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Computer Training for Seniors

by Sandra Beckwith

Skilled instruction for tech novices might be just around the cornersenior-woman-laptop-confusedFeeling a little blue? Maybe a little face-to-face time with a computer would help.

According to Michigan State University research, retirees who use the computer are 30 percent less likely to suffer from depression than those who don’t.

This is good news for senior computer users. As for those who aren’t tech-savvy yet . . . it’s never too late to learn. There are plenty of resources that can get you started or add to the skills you have already.

Abby Stokes, a computer specialist who trains older adults and wrote Is This Thing On? A Computer Handbook for Late Bloomers, Technophobes, and the Kicking & Screaming, says that most seniors who use computers do so for three reasons:

  1. To stay in touch by e-mail
  2. For Internet searches
  3. To be at the same level as friends and family who are computer users

Interested in learning how you might join your friends on the information super highway? Stokes recommends looking for help in the right places, which isn’t necessarily with relatives.

“The older adult’s children or grandchildren are usually the first people they turn to for help, but learning how to use a computer is a little bit like learning how to drive a car. Family members aren’t always the best instructors for either,” she says.

Stokes and others recommend the following resources, whether you’re starting from scratch or expanding your computer skills:

Your public library

This is a great place to start if you haven’t bought a computer yet and want to take one for a test drive. You’ll have free access any time the library is open.

Most libraries have classes, too. (If yours doesn’t, they will probably organize one for you if you can get enough friends to register.) The instructors are usually the librarians, which is a good thing. Because they’re already accustomed to assisting senior members of the community, they tend to be more patient with beginners than others might be.

Private lessons

If you find an instructor you like (whether it’s a librarian or someone else), ask if you can pay for private lessons separate from any group instruction.

Community senior centers

Many have added computer centers that provide access to computers and the Internet and offer training.

SeniorNet Learning Centers

SeniorNet, a national nonprofit organization that specializes in computer and Internet education for older adults, provides training through a network of Learning Centers around the country. The locally operated centers use a “seniors teaching seniors” approach so that you learn from a peer who was probably at your learning level not too long ago.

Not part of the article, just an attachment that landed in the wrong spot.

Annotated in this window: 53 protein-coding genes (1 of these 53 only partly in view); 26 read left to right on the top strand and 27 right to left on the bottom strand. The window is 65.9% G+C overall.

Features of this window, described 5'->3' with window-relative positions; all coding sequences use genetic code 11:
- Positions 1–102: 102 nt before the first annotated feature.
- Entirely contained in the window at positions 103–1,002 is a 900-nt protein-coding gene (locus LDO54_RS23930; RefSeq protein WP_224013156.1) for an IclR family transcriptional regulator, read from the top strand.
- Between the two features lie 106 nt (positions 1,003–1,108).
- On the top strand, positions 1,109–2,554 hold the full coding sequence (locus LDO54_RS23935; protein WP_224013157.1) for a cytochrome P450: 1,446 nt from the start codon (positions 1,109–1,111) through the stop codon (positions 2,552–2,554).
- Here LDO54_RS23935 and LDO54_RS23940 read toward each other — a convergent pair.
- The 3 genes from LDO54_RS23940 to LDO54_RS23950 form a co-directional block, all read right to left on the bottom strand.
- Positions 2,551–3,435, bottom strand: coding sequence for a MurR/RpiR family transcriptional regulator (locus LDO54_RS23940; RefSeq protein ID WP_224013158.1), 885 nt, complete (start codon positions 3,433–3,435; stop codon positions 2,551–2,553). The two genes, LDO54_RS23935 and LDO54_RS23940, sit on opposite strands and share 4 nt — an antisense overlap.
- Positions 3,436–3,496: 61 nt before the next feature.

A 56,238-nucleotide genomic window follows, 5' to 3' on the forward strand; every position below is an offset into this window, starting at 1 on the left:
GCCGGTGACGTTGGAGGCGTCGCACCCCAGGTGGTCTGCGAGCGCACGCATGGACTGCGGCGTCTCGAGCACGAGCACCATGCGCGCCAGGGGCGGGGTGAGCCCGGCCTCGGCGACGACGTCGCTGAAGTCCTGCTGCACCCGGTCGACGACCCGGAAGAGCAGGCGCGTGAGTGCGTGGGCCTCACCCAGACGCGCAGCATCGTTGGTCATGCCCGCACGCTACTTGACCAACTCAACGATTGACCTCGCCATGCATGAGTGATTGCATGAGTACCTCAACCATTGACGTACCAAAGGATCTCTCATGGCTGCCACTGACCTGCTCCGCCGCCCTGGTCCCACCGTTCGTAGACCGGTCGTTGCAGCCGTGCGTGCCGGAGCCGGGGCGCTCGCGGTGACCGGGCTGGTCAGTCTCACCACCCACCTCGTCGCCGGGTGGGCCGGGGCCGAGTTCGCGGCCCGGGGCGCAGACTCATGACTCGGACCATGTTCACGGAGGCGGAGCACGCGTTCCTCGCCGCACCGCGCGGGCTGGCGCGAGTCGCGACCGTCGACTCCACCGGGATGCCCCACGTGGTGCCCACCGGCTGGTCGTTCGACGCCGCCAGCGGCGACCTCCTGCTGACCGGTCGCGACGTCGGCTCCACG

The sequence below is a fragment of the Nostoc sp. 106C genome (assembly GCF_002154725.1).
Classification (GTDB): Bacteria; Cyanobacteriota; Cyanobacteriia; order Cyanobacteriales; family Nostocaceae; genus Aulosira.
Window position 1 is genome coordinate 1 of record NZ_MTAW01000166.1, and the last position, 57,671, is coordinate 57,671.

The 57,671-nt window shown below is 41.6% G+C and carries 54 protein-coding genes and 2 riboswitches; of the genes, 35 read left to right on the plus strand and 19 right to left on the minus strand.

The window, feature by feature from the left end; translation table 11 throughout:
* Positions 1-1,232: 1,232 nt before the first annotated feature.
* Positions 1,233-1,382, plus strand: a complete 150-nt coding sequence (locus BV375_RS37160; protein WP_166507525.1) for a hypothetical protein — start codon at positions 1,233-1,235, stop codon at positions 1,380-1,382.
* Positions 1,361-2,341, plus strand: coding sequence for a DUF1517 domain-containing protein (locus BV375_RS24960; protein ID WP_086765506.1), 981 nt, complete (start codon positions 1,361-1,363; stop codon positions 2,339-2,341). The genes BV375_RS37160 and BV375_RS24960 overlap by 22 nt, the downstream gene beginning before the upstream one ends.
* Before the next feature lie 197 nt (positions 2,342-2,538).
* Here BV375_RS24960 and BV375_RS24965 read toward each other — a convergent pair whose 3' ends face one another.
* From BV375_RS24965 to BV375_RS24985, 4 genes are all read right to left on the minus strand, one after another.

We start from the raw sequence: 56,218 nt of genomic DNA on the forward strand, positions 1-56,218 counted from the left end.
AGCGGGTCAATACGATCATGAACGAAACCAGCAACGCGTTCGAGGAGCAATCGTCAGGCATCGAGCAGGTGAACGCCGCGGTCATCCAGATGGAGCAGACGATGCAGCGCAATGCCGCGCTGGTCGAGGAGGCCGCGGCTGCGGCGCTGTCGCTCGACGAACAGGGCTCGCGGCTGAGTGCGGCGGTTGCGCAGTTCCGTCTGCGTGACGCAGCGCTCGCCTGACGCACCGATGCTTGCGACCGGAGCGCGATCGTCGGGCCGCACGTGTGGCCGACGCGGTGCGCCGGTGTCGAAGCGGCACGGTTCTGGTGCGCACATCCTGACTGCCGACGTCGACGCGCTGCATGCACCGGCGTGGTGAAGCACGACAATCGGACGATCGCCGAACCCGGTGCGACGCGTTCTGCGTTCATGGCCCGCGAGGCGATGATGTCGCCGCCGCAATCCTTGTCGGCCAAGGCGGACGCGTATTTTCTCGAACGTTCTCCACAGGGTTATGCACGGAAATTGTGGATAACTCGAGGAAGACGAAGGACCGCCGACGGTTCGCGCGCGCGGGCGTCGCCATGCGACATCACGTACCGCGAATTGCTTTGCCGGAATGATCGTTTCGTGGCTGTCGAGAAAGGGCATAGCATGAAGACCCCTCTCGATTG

Courses range from computer fundamentals and e-mail essentials to buying and selling online.

Find your closest Learning Center in SeniorNet’s online directory.

Computer retailers

If you have an Apple computer (a “Mac”), Apple stores across the U.S. offer free workshops. When you purchase a Mac, you may also purchase one-on-one training to help you get set up and started.

Stokes cautions against registering for training through a retailer without learning more about the instructor first.

“I recommend going into the store and asking for a class that’s designed specifically for seniors,” she says. “You want the teacher who spends the most time with older adults, because they have a definite skill set that will make learning less stressful for you.”

Best Buy offers a special Geek Squad partnership for AARP members that includes discounts, how-to information, and free pre-purchase information that will help you make an informed decision. Plan members who want personalized instruction get a 50 percent discount on a half-hour training session.

Relatives and friends

If you’d prefer to get instruction from a relative or friend, select someone who is patient and willing to work at your pace. Stokes offers these three tips for your instructors:

  1. If you’re teaching a family member, pretend that your student is someone else’s mother or grandmother. Your student will appreciate the atmosphere created by a little less familiarity.
  2. Be careful not to use computer jargon with a beginner. A “mouse” to someone who’s never sat in front of a computer has a tail and looks nothing like what a novice might be inclined to call a “pointer” or “clicker” instead.
  3. Do everything three times, whether it’s teaching how to use the mouse or how to write an e-mail message. First, let the student try it. Second, have the student take notes while you demonstrate. Third, let them follow their notes to try it again. Have them make changes to the notes if necessary so they can use them later when you’re not there.

Banish those blues, exercise your brain, and connect with those near and far by learning how to use today’s technology. Get information, shop and share photos with those who are important to you—all from the privacy and comfort of your own home.